Confronting uncertainty with Truth OR Why use metaphors?

In honour of the release of Martin Weller’s book Metaphors of Edtech, I thought I’d address one of the issues that keeps coming up in my classes that I’m teaching this term. The difference between an educational concept being ‘true’ and something that has explanatory power.

In the introduction to the book Martin suggests that the research provides two key insights about metaphors…

  1. They are fundamental in shaping our interactions with the world
  2. They can be used to understand a new domain

His book is a super interesting journey through the various ways we have used things in our world to try and shed light on the complex uncertain world of learning and its accompanying systems.

I had his book in mind when I came across this tweet circulating in my feed this morning.

I started responding to the question on Twitter (potentially rhetorical, but I’m going to take it as if it wasn’t) “why in the heck does this still happen?” and decided that it was more of a blogpost.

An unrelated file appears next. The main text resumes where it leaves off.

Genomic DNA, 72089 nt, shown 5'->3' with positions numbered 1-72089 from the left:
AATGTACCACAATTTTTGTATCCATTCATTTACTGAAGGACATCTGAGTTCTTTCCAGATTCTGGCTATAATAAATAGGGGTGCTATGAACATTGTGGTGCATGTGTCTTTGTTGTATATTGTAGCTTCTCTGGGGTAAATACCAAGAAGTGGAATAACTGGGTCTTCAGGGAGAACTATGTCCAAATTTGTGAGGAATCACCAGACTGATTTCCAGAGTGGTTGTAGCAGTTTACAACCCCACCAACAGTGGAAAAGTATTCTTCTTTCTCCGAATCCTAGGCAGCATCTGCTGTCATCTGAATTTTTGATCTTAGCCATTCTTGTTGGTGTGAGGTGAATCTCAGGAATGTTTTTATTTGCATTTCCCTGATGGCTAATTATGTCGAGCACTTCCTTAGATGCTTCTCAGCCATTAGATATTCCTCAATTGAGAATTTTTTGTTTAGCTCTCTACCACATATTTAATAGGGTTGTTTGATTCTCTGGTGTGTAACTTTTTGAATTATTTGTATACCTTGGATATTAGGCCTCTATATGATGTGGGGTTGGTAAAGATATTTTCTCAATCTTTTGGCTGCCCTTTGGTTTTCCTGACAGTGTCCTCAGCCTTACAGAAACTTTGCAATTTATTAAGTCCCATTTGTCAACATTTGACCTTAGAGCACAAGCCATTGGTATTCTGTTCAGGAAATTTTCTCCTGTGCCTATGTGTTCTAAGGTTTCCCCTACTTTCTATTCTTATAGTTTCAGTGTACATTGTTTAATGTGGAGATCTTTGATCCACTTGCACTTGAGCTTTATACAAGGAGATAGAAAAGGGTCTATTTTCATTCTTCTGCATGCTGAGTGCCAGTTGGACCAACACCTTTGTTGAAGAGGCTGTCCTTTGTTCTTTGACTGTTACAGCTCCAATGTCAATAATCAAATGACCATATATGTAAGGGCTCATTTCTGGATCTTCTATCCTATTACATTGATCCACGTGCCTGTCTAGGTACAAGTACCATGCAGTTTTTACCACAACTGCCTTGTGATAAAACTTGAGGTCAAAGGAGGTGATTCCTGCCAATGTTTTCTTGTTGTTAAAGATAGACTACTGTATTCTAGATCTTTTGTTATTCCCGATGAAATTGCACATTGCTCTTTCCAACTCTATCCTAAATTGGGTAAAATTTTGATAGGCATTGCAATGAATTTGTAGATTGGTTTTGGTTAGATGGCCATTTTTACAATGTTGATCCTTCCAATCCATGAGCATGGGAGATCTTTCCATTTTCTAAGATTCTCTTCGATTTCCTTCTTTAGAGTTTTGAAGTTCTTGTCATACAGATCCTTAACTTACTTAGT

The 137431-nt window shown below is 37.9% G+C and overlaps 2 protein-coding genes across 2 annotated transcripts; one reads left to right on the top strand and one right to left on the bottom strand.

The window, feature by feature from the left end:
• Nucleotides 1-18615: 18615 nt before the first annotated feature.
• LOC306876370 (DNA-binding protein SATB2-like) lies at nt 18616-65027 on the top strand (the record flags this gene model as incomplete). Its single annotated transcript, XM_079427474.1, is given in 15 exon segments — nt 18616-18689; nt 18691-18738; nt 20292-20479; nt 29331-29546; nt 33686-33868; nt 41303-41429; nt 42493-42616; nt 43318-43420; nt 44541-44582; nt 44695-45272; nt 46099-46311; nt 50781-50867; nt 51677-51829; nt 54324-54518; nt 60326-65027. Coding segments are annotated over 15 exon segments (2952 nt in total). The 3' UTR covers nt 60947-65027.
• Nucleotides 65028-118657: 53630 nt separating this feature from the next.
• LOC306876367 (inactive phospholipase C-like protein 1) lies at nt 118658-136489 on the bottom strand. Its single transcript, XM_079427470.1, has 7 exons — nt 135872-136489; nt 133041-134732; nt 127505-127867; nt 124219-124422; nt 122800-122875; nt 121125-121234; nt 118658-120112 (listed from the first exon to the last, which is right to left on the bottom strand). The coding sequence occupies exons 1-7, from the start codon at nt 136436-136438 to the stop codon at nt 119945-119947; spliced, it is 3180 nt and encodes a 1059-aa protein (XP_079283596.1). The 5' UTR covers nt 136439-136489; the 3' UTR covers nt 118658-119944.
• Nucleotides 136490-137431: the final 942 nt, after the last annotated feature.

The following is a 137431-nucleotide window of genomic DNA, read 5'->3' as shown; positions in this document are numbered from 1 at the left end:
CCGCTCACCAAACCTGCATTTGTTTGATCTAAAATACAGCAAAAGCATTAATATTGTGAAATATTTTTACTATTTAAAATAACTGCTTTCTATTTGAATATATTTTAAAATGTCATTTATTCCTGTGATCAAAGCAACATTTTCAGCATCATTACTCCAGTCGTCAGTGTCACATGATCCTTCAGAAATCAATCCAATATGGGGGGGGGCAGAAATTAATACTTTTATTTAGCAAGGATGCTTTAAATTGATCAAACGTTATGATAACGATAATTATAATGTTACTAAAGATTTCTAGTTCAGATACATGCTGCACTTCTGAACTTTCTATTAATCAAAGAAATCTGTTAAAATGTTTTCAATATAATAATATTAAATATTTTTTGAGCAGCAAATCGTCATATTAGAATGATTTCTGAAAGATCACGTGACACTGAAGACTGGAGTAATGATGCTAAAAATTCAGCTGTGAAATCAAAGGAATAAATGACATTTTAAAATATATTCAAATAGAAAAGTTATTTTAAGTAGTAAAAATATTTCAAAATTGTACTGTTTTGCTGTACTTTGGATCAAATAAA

I understand the word Myth to have originally meant something like ‘the way we explain things’. The word descends to us from the word Greek word Mythos, with a meaning that, originally, doesn’t have the sense of ‘not true’ in it. Rather, as Brzeziński suggests, “Myths have been created to give answer to the most basic questions concerning human existence.” We have our rationalist friends from the late middle ages to thank for the bait and switch in the meaning. Now myth means something like ‘things that aren’t true.’